Right information, right time, right format, for the right person

It is reassuring to see that more individuals and organizations are considering more complex and integrated approaches to developing and executing care strategies.

In an article published by  by Eric Sagonowsky on Jul 12, 2016 7:50am in Fierce Pharma –  entire article can be found by clicking here – Eric describes a few key challenges with our approach to helping patients to live fully and healthy with diabetes including the lack of focus on “adherence” and suggesting that we think more strategically about how and when we share information.

Murray Aitken from IMS Institute supported Eric’s suggestions by describing the importance of alignment across the care continuum of  official and voluntary organizations to help ensure optimal patient treatment adherence.

Original excerpts from the article can be found below.

“… the IMS Institute found, many existing diabetes strategies aren’t zeroing in on adherence. With that in mind, the authors suggest steps to improve the situation such as identifying patients in need of help, offering customized education and applying new technology to guide patients through managing their care.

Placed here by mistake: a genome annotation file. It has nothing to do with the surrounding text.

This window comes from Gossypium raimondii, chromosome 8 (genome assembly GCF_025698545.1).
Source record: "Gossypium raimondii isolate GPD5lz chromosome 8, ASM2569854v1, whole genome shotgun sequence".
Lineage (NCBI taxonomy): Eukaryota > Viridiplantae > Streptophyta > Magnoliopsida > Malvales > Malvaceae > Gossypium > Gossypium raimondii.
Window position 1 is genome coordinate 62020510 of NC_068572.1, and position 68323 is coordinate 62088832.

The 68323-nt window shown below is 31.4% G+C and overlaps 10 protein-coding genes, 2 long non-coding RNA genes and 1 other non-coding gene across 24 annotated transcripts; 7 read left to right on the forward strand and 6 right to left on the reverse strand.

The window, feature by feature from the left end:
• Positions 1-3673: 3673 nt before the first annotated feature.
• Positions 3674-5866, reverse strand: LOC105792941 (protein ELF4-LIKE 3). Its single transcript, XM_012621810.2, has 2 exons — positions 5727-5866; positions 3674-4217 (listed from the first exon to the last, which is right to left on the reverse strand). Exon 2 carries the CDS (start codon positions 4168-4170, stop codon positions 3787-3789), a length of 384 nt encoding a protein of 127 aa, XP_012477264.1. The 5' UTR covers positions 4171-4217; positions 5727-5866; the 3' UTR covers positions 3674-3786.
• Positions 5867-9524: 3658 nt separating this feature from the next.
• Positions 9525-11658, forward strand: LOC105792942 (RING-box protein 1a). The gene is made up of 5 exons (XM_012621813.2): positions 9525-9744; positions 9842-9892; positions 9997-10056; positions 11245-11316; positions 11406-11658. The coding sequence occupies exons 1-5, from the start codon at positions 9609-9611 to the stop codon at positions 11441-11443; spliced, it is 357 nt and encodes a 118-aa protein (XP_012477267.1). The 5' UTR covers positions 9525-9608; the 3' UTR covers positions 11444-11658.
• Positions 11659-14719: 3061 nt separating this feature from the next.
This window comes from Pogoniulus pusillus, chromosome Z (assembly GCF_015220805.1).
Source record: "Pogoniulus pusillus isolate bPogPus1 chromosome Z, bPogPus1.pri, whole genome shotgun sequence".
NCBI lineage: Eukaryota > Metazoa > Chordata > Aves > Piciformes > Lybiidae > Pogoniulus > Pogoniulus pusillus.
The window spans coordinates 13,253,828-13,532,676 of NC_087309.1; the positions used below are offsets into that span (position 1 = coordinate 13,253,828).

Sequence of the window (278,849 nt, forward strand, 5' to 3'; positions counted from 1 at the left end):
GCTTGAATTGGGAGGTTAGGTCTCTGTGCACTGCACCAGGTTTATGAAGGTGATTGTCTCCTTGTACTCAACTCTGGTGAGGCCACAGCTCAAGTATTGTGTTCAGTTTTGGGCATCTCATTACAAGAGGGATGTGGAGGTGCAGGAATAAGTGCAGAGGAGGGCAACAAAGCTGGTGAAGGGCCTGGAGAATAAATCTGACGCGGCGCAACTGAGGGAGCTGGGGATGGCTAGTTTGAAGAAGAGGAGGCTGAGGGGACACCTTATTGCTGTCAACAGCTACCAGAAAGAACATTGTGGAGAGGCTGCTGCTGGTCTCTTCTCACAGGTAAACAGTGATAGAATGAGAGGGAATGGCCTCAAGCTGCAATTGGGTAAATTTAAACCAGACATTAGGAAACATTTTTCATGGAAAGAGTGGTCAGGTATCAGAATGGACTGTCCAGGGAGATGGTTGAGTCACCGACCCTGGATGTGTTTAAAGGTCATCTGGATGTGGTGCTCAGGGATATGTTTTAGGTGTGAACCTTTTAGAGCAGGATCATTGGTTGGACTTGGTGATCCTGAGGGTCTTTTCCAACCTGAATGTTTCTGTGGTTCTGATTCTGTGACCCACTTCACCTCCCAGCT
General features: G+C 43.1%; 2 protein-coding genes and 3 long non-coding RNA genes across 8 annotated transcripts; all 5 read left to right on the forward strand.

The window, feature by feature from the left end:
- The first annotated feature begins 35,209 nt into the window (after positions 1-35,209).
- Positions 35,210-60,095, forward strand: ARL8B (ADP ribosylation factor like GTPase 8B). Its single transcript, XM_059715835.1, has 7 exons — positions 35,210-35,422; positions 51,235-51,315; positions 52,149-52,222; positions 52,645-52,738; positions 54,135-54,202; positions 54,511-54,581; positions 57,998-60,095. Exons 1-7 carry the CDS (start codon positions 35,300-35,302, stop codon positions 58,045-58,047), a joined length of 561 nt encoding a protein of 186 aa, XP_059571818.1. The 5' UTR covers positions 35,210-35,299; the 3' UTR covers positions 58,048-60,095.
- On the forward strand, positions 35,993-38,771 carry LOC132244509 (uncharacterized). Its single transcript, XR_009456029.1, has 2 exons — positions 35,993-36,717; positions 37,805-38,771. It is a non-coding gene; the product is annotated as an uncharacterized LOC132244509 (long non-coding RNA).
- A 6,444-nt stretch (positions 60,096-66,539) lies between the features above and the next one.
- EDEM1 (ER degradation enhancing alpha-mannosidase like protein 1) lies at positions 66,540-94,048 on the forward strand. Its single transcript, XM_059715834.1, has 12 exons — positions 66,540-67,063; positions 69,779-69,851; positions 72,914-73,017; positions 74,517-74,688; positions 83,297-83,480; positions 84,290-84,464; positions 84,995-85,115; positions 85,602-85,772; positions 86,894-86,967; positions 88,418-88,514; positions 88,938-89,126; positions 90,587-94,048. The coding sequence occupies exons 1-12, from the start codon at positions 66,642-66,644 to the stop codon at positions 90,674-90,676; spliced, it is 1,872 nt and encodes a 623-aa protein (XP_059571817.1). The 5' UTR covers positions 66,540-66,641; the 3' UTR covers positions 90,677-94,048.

“Simple, customized interventions that put patients on the path to optimal adherence and persistence can yield tangible results, but require alignment between healthcare and government leaders, as well as the active involvement of voluntary associations and the private sector,” IMS Institute director Murray Aitken said in a statement.”

Viable Synergy’s take:

We believe that the power of getting the right information to the right person at the right time can have a profoundly positive impact on a person’s health.

Often times “information dumping” is done to patients and families when they visit clinicians whether it be for a follow-up or for something more serious. There are many reasons for this including trying to provide patients and their loved ones with all the information we can while they are in the office as well as the lack of time or expertise to determine which of the 50 items we could share with patients would be the best 2-3.

Leveraging technology by making tools and information available in a Digital Resource Center or an Online Library can help clinicians make information readily available and also allow patients to view and engage when it is convenient for them.  Additionally, software solutions,  like our Health Nudge platform, can deliver achievement/ supporting informational activities to patients on a regular basis and reward them with positive affirmations and even points to help patients “stay on track” and meet their personal health goals.

 

 

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